Ever wish you could have a do-over on some of your court pleadings? For instance, has it ever crossed your mind to go to the clerk’s office and ask for the return of a pleading because you need to make one teeny tiny change? Unfortunately, you can’t do that. Once a document is placed in the court clerk’s records, it stays there. That doesn’t mean though that you can’t change the record or have it reflect a new stance. You can update or append litigation documents, including discovery responses, using amendments and supplements.
Amending a Pleading
An amendment is a change to a document already filed. You can amend a complaint, for instance, to make new allegations. You can amend affirmative defenses to add or remove some, or update a counterclaim. Amendments are common in litigation, but like everything else, there’s a rule governing them. Let’s look at it through the scenario below.
Imagine you’re a defendant, and you’ve alleged seven affirmative defenses. You do your discovery and find that answers to interrogatories strongly support an eighth defense. At that point, you’ want to amend your answer and affirmative defenses to reflect the new allegation. In general, when you have a new understanding of a law or realize that you haven’t alleged enough in a pleading, amend.
How to Handle an Amendment
Though courts are fairly liberal about amendments, there are some restrictions. Most jurisdictions require leave of court (permission of the judge) to amend a complaint, answer, counterclaim, or affirmative defenses.Without leave of court, an amended pleading has no legal effect. In most jurisdictions, you can amend your pleading once without leave of court if no other motions or pleadings have been filed. The main steps to amend a pleading are below.
- Review the rules of procedure in your jurisdiction on amendments and follow them.
- Write your amended document as you want it.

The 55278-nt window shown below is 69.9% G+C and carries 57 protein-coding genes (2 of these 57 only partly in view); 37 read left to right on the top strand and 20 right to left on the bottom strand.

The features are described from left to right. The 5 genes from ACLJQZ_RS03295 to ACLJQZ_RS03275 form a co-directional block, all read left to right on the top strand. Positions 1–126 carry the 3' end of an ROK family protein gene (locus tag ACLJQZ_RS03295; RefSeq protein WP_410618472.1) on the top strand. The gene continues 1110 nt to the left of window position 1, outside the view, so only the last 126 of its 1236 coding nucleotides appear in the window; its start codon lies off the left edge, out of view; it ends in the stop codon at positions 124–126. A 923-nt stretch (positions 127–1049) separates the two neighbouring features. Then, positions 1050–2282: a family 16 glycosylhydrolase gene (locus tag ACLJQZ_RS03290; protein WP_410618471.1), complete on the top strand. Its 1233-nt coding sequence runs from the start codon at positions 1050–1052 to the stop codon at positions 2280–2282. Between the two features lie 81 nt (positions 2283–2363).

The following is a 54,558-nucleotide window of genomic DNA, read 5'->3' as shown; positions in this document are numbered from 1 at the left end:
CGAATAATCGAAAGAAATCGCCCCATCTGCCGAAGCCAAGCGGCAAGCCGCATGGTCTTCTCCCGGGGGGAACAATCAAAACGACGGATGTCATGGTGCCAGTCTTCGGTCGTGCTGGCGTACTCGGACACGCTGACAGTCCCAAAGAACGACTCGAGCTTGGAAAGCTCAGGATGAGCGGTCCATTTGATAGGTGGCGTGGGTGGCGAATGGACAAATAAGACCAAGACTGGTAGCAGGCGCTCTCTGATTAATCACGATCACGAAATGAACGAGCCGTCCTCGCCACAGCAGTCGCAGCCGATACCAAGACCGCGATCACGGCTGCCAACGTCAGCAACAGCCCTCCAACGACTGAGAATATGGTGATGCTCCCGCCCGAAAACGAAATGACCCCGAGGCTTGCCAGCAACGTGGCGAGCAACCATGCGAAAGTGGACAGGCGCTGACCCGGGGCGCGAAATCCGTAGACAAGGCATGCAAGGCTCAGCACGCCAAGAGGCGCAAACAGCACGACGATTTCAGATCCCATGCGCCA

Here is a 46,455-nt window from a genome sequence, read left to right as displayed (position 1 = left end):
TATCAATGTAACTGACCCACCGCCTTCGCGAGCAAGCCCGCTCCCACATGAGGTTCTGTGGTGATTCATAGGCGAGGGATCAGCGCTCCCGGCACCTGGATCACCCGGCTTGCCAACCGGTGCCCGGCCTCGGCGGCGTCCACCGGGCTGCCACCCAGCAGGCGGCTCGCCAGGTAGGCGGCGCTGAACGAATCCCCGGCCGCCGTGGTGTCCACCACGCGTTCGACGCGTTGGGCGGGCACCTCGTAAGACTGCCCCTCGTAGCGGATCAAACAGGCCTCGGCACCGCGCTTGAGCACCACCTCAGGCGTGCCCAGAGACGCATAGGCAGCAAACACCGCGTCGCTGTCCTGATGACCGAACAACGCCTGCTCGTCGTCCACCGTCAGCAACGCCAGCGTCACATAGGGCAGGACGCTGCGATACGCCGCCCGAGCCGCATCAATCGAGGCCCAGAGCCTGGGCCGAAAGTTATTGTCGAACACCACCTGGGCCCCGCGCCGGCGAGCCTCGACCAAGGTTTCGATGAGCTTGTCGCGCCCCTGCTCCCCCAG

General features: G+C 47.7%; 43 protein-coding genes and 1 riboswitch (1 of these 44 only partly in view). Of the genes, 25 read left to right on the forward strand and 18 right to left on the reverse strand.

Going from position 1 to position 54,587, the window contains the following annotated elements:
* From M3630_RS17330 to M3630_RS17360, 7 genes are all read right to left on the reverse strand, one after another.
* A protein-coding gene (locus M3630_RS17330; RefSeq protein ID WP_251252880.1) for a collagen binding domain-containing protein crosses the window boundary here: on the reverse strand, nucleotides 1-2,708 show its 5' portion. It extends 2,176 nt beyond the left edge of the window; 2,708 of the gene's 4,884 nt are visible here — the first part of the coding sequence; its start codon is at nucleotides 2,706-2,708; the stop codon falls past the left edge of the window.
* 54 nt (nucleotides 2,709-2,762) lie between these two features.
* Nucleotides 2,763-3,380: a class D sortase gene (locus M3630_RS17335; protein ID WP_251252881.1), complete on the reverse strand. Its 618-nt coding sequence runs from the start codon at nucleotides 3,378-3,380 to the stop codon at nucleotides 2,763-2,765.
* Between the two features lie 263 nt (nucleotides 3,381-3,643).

- Write a motion for leave to amend. It should be fairly short and provide a reason why you need to amend. In the “wherefore” clause, ask the judge for leave of court to amend.
- You can bypass the judge and avoid writing a motion if you can get the opposing party to agree or “stipulate” to the amendment.
- If you can’t get your opponent to stipulate, attach the amended document behind the motion.
- Attach any other necessary documents, like a verification or affidavit.
- File the motion for leave with attachments at the clerk’s office
- Schedule and notice a hearing on your motion.
Amendments and Relation Back
Let’s say you have a personal injury claim, and you have two years to file it. On the day before the deadline, you file your claim. Two weeks later, you discover you omitted facts to support one of the elements or requirements of your claim. You need to amend the complaint. But isn’t it too late now to redo?
No. Relation back is based on the notion that something done today will be treated as if it were done earlier. So, your amendment will be treated by the court as if it was filed in time. It “relates back” to the filing of the original complaint.
Unlike an amendment, which makes a change to a document already filed, you can supplement the record or evidence by adding something new. For instance, you can supplement an appeal record (the file sent up to the appeals court) with leave of court if additional documents are needed. Discovery requests are also ripe for supplementing. If you’re sent discovery, and you have a deadline, do what you can to respond on time. If you get more information later, supplement discovery.
You’re a plaintiff in a personal injury case, and your opponent has sent you a set of interrogatories. You can’t answer some of the questions right off. Object to questions you don’t have ready answers for and supplement answers when you find them.
How to Supplement a Document
- Review the rules of procedure in your jurisdiction on supplementing the record or supplementing discovery and follow them.
- Gather your documents.
- Write your supplemental document.
- Write a motion for leave to supplement the record. If no leave is required, write a notice of supplementing the record. Both should be short.
- The motion should provide a reason why you need to supplement the record. In the “wherefore” clause, ask the judge for leave of court to supplement the record.
- Attach any necessary documents to the motion or notice.
- File the motion for leave with attachments.
- Schedule and notice a hearing on your motion.
Though you can’t go through a clerk’s files and pull documents to edit them, you can correct the record by using amendments and supplements. They essentially let you make a mistake and correct it later without harming your case. So, never feel as if you’re stuck with something you wrote. If it’s inaccurate, add something that corrects it.